These days one can just about attend a wide variety of summer conferences from the comfort of one’s home or office, with talks appearing online more or less immediately after they are given. This week some possibilities to consider are:
- The big yearly string theory conference, Strings 2013, is in Seoul this week with about 279 physicists in attendance, talks are available here. As usual for recent string theory conferences, there aren’t a lot of strings to be seen. Perhaps these yearly conferences should be renamed something like “Conference on the latest topics popular among people who used to do string theory”. No sign at all of the landscape or string theory unification. For some understanding of why, see Life at the Interface of Particle Physics and String Theory, to be published by Reviews of Modern Physics, which makes pretty clear why the organizers of Strings 20XX now want to avoid this topic.
- The 2013 Lepton Photon conference is in San Francisco this week, talks here. To mark the occasion, Gordon Watts and Jacques Distler have thrown in the towel, paying up on their bet with Tommaso Dorigo that the LHC would find SUSY or other “new physics”. Tommaso has the full story here.
- For the more philosophically minded, the Templeton Foundation is funding a summer institute on the Philosophy of Cosmology, and you can follow the talks here. If thinking about time is your thing and you’ve missed out on the free summer amongst the redwoods, there’s still time to get in line for Templeton funds, with a few days left to apply for grants here.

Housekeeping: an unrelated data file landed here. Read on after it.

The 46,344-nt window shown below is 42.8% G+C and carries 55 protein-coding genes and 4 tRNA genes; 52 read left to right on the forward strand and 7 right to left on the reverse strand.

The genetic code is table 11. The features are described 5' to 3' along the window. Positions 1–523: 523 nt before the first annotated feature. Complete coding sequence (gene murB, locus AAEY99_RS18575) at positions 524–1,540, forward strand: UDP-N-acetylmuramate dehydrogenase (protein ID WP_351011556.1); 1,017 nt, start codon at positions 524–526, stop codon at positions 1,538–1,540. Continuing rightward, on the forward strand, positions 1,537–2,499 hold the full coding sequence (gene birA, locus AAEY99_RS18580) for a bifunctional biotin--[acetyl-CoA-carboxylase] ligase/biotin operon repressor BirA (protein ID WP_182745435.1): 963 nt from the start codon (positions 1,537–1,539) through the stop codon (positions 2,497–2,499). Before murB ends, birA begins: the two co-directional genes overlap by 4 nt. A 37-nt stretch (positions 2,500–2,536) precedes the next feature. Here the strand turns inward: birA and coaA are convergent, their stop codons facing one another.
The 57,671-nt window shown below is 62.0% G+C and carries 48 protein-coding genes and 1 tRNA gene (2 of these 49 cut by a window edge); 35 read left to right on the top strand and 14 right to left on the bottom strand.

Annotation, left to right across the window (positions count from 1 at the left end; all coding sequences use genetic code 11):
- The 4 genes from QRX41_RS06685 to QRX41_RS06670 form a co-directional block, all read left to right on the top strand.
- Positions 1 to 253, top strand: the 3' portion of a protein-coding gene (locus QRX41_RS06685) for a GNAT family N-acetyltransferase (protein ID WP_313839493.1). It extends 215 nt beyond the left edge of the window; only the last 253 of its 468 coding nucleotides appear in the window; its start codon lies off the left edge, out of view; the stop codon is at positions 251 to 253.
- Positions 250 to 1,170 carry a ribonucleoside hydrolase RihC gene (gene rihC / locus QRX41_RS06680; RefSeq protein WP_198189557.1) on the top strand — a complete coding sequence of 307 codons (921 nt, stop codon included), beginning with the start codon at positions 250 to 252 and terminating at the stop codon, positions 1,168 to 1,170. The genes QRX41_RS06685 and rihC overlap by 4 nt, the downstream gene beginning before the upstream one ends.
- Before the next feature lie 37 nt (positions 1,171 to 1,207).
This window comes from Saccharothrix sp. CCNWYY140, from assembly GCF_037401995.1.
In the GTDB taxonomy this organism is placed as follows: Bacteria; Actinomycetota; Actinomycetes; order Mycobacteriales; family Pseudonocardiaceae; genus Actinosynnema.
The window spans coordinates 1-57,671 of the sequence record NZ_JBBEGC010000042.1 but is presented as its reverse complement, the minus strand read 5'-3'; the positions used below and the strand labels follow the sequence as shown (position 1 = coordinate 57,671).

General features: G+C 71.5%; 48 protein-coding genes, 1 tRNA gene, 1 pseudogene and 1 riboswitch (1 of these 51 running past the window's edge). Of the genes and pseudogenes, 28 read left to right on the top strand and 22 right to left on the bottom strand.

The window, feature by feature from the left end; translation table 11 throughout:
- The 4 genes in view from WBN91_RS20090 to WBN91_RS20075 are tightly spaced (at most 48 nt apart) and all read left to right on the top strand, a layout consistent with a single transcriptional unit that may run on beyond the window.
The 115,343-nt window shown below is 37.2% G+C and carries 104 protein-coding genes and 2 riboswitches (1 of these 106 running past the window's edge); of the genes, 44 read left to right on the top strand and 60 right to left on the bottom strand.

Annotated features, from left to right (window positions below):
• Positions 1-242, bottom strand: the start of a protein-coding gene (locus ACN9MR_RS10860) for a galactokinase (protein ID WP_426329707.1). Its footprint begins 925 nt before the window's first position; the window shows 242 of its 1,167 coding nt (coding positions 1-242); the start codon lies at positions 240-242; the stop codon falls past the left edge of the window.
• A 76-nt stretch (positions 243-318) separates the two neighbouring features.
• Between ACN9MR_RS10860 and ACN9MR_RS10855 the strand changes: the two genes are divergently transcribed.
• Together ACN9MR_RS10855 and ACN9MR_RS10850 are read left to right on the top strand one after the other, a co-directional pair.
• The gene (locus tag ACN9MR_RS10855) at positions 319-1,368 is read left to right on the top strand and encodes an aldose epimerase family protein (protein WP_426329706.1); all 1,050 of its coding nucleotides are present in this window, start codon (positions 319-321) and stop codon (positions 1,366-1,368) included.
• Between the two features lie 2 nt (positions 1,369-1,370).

Update: To round out the list, I should have included something for the mathematical physicists, this week’s Symmetries in Mathematics and Physics conference in Rio. Videos of the talks are appearing here.
Update: Jacques Distler has a posting here (or guest post here) conceding the loss of his bet with Tommaso Dorigo. Unlike some other theorists (e.g. John Ellis) who are arguing that everything’s fine, one just has to wait until 2015-6 for the higher energy LHC run, Distler is more of a realist:
…would I be willing to bet on the 2015 LHC run uncovering new BSM physics?
The answer, I think, is: not unless you were willing to give me some substantial odds (at least 5–1; if I think about it, maybe even higher).
Knowing the mass of the Higgs (∼125GeV) rules out huge swaths of BSM ideas. Seeing absolutely nothing in the 7 and 8 TeV data (not even the sort of 2-3σ deviations that, while not sufficient to claim a “discovery,” might at least serve as tantalizing hints of things to come) disfavours even more.
The probability (in my Bayesian estimation) that the LHC will discover BSM physics has gone from fairly likely (as witnessed by my previous willingness to take even-odds) to rather unlikely. N.B.: that’s not quite the same thing as saying that there’s no BSM physics at these energies; rather that, if it’s there, the LHC won’t be able to see it (at least, not without accumulating many years worth of data).